What they learn will want to speak for education. 000,000.

This is difficult to answer objectively. For their use the following significant,

Their teachers

We know, however, that our nation is up-to-date facts on education in America have been brought together largely from

To 35 of every 1,000 gainfully em

constantly increasing its demand for

citizens with learning. For example, statistics collected on a nation-wide scale ployed persons America assigns the task by the Office of Education. of handing on the torch of civilization by

when you call for any of the following teaching

experts, you call for the minimum number Who goes to school

Here is where our 1,037,605 teachers, of years of required training indicated: One of every 4 Americans attended who number twice the population of

Plumbers.

12

Nurses.. some kind of school last year. Thirty- Washington, D. C., teach: one millions in school are divided approx

Doctors..

18 imately as follows:

Schools
Private
Public
Lawyers.

18 Pharmacists...

16
Schools
Public Private Elementary.

61, 567
640, 957
Electricians.

12 High.

21, 788

213, 306 Universities and colleges and

Dentists..

16 Kindergarten..

760, 000 40,000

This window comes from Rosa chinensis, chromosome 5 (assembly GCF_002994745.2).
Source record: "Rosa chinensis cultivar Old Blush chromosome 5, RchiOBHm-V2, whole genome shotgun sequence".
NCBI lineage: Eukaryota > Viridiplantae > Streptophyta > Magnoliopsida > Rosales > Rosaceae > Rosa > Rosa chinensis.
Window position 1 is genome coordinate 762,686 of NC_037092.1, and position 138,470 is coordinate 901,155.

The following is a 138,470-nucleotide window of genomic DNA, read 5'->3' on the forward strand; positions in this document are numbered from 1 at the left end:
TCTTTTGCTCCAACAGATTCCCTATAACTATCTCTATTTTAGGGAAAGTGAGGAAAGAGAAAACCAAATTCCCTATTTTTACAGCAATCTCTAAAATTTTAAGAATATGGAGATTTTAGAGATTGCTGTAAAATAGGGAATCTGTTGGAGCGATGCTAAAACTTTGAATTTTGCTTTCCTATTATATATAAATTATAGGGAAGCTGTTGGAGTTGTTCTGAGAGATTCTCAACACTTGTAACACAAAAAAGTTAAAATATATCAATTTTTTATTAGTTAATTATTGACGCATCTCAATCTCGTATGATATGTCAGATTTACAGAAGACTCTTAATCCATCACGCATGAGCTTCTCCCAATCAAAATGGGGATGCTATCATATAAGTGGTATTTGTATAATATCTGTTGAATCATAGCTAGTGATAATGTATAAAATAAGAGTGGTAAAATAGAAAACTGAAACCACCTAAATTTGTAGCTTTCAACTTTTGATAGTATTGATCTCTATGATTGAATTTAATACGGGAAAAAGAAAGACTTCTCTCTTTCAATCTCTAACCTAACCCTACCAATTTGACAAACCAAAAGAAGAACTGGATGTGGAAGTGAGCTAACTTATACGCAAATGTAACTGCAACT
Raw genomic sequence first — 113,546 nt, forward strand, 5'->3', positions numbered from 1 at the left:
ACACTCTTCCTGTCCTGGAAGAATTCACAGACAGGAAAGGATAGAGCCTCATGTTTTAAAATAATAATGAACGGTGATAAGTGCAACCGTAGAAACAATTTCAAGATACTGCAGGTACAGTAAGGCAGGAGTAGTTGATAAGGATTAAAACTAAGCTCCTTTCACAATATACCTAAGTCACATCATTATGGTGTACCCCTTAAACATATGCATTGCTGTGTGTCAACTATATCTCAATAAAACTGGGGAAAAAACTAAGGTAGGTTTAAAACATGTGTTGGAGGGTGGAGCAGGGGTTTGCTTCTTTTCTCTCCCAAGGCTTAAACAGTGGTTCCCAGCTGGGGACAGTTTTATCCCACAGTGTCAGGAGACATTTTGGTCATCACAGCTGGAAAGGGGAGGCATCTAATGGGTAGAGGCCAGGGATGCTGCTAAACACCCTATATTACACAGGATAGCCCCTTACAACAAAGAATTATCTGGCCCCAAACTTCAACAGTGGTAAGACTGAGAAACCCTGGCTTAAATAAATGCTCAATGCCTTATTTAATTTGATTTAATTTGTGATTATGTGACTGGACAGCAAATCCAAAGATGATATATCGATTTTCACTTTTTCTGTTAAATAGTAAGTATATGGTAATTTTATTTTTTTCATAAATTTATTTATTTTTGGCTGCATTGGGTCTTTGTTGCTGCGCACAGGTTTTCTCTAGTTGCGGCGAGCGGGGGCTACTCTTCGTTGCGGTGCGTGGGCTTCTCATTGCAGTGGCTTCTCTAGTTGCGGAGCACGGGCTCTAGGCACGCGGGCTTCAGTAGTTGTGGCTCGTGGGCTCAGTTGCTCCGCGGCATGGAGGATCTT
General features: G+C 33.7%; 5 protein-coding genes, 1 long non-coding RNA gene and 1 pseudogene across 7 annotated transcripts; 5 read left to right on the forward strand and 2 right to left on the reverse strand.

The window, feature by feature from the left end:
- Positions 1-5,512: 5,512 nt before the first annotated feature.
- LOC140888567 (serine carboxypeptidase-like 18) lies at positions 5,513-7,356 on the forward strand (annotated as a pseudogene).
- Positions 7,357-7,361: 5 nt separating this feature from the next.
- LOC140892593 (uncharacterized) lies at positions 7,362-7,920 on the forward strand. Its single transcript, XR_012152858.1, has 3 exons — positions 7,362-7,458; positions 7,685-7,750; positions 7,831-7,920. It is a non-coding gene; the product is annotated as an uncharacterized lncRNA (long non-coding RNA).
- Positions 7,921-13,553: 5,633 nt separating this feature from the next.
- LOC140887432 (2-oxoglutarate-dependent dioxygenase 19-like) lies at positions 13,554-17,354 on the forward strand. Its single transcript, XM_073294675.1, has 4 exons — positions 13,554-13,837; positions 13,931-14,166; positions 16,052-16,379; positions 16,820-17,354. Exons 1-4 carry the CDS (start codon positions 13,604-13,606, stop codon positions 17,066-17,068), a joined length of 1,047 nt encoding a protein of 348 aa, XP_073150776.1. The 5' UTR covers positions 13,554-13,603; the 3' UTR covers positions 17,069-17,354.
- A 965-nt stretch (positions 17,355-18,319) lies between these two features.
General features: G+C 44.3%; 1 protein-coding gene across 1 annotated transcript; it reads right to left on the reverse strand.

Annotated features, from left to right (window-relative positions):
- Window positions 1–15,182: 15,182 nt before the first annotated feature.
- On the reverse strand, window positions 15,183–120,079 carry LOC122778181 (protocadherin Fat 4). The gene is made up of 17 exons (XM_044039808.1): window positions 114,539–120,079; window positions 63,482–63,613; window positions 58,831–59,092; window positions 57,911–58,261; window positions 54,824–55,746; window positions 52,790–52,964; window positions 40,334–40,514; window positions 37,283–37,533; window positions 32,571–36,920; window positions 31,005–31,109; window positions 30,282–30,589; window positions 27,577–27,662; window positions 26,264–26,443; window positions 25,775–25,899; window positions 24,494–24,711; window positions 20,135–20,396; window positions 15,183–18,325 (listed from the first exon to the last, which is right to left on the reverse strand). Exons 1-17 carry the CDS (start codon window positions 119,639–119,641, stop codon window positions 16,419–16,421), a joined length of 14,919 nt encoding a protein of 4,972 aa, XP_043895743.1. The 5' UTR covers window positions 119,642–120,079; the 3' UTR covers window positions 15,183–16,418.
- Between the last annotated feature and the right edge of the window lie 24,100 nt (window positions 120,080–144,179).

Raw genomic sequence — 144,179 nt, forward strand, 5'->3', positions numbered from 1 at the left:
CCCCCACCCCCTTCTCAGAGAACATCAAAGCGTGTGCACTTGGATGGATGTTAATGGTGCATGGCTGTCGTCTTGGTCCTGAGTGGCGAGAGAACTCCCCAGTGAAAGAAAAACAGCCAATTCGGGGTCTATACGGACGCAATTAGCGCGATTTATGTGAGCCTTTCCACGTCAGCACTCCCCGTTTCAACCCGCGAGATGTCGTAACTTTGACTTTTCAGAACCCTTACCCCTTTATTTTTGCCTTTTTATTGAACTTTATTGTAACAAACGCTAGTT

professional schools public

Public school teachers.
Elementary

15 22, 800,000 1,200,000 and private

91, 761 High...

4,000,000 1,000,000
Miscellaneous.

9,728

They can not serve you without a perCollege and university. 1,000,000 200,000

mit. They can not get a permit until they

One out of five teachers is a man. have spent one-fifth to one-third of their The chances of a boy or girl going to

normal life span in learning. high school, which were only 1 in 25 in 1890 are now 1 in 2.

What they study

What it costs The chances of a boy or girl going to

The following information from Caldcollege, which were only 1 in 33 in 1900

Ten cents per day paid by every person well and Courtis, Then and Now in are now 1 in 6.

of voting age in the United States would Education,” is self-explanatory: In 1775: Twenty-three out of every 1,000 adult Reading, Spelling, Writing, Arithmetic,

pay the entire bill for public education. Americans are college graduates—125 out and the Bible. In 1850: Reading, Spell- the United States:

Annual expenditures for education in of every 1,000 are high-school graduates. ing, Writing, Arithmetic, Language and

Of every 1,000 pupils in fifth grade Grammar, Geography, Bookkeeping, Con610 enter high school, 260 graduate, 160 duct, History, and Object Lessons.

In
Schools

Total

capita enter college and 50 graduate.

1925: Spelling, Writing, Arithmetic, GramWhere they go to school mar, Geography, History, Civics, Draw

$2, 656, 420. 316 $21.77 Private...

578, 218, 251 ing, Music, Physical Training, Physiology,

Total.
Schools
Private

Hygiene, Literature, Composition, Alge-
Public

3, 234, 638, 567 bra, Commercial Arithmetic, General Elementary

9, 275

1 238, 306 Mathematics, Vocations, Social Studies, Average annual costs per school child at High...

2, 760

23, 930 Universities and colleges...

General Science, Mechanical Drawing, various levels are as follows:

Metals, Printing, Woodwork, Clothing, Elementary, current expense, $67.82; 1 of these 150,000 are 1-room rural schools. and Foods.

high school, current expense, $144.03; col

Per

Public

26. 51

890

519